My arrogant uncle is given to frequent flights of rodomontade about what a hard-working, self-made man he is.
- DID YOU KNOW?
"Rodomontade" (which can also be spelled "rhodomontade") originated in Italian poetry. Rodomonte was a fierce and boastful king in Orlando Innamorato, Count Matteo M. Boiardo's late 15th century epic, and later in the sequel Orlando Furioso, written by poet Lodovico Ariosto in 1516. In the late 16th century, English speakers began to use "rodomont" as a noun meaning "braggart." Soon afterwards, "rodomontade" entered the language as a noun (meaning "empty bluster" or "bragging speech") and later as an adjective (meaning "boastful" or "ranting"). The noun "rodomont" is no longer used in English, but "rodomontade" is still with us.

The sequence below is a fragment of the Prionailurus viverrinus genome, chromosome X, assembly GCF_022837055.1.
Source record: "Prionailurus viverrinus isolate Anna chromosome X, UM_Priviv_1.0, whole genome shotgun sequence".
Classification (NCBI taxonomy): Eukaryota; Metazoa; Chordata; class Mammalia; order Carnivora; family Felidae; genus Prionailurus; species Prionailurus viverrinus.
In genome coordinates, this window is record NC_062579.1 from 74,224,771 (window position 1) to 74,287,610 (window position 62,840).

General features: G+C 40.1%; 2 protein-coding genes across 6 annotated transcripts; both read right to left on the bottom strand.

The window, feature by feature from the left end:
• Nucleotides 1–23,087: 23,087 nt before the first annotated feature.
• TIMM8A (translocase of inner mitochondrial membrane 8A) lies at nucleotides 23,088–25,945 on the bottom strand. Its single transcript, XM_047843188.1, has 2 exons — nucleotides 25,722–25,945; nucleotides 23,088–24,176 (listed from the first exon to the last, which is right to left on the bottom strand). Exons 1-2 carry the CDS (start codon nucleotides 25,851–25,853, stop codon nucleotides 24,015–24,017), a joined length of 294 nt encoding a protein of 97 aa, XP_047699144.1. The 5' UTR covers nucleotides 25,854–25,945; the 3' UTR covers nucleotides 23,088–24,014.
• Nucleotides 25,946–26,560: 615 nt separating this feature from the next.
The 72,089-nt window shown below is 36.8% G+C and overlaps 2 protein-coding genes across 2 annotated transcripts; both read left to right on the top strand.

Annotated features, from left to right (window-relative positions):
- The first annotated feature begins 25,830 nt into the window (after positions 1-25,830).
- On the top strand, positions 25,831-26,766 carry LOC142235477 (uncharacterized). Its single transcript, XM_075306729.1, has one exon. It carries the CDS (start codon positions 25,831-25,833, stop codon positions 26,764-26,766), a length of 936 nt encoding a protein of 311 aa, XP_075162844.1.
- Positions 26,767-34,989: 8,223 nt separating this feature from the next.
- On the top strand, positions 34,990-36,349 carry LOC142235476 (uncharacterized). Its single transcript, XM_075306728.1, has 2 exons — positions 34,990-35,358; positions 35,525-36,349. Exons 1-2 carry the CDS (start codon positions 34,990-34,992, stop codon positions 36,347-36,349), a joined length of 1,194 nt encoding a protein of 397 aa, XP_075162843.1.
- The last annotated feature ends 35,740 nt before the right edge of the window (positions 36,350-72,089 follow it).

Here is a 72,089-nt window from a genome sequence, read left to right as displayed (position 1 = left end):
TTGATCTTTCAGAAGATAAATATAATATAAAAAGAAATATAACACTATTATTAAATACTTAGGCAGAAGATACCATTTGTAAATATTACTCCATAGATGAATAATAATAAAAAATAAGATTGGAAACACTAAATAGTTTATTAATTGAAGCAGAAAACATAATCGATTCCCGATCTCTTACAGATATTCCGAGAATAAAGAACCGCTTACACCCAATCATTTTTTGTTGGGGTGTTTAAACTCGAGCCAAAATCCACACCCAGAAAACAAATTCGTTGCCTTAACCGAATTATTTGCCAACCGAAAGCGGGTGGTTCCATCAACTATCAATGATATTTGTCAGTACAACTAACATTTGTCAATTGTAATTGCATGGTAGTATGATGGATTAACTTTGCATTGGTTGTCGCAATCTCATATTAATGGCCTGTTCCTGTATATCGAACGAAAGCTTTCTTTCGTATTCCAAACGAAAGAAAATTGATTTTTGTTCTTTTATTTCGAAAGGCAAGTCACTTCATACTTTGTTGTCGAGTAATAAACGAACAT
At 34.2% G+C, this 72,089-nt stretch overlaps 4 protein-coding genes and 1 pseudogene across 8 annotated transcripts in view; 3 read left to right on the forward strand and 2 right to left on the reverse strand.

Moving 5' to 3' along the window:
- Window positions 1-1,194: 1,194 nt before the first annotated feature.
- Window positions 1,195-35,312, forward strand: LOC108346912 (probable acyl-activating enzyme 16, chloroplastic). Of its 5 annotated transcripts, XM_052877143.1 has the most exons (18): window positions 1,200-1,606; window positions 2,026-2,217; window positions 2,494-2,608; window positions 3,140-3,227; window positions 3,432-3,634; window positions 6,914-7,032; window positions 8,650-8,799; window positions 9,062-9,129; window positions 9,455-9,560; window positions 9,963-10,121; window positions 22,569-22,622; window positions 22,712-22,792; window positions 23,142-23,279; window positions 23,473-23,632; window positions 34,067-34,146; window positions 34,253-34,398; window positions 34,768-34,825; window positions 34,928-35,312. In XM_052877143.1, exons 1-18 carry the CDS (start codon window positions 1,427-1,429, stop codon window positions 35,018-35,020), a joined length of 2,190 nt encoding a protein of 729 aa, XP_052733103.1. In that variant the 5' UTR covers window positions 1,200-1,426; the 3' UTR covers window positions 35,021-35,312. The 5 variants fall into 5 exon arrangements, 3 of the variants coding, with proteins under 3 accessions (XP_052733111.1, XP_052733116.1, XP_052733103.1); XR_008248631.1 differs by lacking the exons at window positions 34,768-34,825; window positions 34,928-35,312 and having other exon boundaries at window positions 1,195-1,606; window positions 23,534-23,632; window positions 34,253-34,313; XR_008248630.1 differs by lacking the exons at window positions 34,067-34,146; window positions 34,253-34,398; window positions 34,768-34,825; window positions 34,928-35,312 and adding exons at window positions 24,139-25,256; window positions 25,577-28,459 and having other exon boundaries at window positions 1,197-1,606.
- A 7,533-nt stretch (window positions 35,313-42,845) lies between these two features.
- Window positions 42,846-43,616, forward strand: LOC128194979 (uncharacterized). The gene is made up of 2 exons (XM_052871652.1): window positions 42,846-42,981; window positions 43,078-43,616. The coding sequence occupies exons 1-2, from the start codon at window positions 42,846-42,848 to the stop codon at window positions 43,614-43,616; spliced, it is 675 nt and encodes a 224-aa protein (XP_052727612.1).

- MORE WORDS OF THE DAY
- FEATURED ITEM FROM OUR STORE
Theme music by Joshua Stamper ©2006 New Jerusalem Music/ASCAP